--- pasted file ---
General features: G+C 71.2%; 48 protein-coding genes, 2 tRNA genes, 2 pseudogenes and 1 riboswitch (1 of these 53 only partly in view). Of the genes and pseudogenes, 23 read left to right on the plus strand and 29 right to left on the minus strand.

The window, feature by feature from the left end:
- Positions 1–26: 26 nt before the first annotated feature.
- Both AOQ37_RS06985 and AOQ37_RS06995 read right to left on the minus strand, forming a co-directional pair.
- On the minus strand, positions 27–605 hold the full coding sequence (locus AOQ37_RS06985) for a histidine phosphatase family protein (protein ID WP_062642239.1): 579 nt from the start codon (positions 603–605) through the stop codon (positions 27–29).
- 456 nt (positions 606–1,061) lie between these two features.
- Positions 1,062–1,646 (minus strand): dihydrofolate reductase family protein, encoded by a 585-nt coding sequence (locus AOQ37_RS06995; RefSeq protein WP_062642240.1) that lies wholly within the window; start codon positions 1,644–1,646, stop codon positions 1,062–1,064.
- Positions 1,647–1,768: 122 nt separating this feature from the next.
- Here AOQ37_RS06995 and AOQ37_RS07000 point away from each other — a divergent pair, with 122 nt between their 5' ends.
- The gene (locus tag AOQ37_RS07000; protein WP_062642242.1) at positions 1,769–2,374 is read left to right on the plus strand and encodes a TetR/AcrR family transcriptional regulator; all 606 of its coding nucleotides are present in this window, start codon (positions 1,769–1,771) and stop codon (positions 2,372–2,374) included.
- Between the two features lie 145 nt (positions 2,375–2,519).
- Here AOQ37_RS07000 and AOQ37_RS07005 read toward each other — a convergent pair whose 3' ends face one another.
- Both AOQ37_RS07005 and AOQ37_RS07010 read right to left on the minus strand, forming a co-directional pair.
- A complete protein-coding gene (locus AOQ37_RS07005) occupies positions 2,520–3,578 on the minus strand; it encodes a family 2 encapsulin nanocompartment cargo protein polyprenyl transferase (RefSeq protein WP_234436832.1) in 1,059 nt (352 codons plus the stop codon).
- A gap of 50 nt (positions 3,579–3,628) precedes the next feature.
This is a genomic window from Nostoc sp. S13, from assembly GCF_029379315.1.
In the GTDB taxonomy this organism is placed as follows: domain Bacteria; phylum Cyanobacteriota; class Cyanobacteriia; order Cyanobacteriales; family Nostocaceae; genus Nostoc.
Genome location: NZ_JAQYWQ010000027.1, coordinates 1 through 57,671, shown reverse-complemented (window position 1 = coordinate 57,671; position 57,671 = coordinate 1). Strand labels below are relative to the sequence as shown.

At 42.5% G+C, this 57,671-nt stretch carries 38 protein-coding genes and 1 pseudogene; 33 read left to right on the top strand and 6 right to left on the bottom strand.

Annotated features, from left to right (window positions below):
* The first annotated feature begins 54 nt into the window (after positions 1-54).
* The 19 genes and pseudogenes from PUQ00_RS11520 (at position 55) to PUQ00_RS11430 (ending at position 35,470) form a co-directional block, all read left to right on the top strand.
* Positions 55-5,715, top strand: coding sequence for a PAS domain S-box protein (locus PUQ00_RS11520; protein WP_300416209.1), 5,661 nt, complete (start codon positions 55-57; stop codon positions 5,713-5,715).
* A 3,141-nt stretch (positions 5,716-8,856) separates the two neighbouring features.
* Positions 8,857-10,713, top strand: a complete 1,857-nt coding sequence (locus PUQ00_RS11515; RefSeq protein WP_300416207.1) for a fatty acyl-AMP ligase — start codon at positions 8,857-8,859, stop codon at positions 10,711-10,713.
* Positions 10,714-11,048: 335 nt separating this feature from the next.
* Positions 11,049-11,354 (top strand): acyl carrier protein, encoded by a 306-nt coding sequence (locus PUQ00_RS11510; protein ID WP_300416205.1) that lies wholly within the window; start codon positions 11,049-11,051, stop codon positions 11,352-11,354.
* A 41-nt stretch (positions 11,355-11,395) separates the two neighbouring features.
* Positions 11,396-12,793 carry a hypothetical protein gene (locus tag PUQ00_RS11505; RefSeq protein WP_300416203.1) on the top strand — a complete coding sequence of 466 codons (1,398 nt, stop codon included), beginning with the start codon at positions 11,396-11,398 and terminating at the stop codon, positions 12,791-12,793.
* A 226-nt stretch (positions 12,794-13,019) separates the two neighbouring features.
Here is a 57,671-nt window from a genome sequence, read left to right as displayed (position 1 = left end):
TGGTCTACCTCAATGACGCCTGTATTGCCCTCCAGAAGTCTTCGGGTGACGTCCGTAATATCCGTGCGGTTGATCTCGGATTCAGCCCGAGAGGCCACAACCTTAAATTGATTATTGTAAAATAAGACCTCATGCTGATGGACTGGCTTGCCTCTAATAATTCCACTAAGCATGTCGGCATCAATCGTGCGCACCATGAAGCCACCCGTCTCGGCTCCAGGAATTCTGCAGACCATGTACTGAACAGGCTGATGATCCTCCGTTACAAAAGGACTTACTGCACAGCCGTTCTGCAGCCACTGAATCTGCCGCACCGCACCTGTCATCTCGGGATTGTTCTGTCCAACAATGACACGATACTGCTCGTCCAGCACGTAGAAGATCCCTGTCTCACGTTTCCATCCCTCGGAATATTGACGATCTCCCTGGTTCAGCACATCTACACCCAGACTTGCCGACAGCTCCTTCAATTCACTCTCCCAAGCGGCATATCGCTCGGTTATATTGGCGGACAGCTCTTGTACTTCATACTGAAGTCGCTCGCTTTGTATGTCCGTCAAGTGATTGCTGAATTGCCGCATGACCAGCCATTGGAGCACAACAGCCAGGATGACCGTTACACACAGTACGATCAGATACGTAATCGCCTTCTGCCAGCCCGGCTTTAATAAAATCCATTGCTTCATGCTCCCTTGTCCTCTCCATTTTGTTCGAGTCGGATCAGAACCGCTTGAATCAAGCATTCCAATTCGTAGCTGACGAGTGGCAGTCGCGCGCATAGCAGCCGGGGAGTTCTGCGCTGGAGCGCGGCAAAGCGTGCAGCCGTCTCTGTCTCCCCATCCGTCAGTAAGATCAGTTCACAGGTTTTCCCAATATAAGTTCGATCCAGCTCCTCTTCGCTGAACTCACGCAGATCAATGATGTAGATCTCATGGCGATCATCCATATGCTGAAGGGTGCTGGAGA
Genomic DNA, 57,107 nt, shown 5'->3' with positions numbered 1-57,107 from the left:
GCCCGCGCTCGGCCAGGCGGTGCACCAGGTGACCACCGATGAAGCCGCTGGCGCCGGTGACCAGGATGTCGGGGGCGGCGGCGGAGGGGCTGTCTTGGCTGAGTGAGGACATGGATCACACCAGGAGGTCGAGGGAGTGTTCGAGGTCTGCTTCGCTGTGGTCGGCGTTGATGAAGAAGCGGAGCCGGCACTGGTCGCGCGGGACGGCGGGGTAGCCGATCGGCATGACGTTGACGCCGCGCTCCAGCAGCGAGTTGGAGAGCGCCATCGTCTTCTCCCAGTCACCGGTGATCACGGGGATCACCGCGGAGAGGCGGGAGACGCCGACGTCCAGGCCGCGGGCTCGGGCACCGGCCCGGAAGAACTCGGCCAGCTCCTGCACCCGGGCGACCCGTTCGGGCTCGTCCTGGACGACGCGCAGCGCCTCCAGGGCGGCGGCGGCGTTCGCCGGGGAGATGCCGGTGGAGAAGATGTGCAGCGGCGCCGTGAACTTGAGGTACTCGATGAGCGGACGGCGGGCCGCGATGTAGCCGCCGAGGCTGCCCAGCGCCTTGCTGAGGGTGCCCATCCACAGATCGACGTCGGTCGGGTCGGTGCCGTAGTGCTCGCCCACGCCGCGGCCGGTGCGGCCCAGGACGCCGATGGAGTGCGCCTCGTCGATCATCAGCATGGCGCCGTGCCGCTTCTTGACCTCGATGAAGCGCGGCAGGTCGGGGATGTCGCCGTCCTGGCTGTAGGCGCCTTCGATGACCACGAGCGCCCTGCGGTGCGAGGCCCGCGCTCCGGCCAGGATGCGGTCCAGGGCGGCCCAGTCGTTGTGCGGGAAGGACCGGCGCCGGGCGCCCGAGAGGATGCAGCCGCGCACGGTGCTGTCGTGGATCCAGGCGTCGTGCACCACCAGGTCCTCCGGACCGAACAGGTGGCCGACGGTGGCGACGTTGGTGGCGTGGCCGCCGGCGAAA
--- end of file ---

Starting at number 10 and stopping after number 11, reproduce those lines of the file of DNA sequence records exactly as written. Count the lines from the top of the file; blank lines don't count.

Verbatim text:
- The gene (locus tag AOQ37_RS07000; protein WP_062642242.1) at positions 1,769–2,374 is read left to right on the plus strand and encodes a TetR/AcrR family transcriptional regulator; all 606 of its coding nucleotides are present in this window, start codon (positions 1,769–1,771) and stop codon (positions 2,372–2,374) included.
- Between the two features lie 145 nt (positions 2,375–2,519).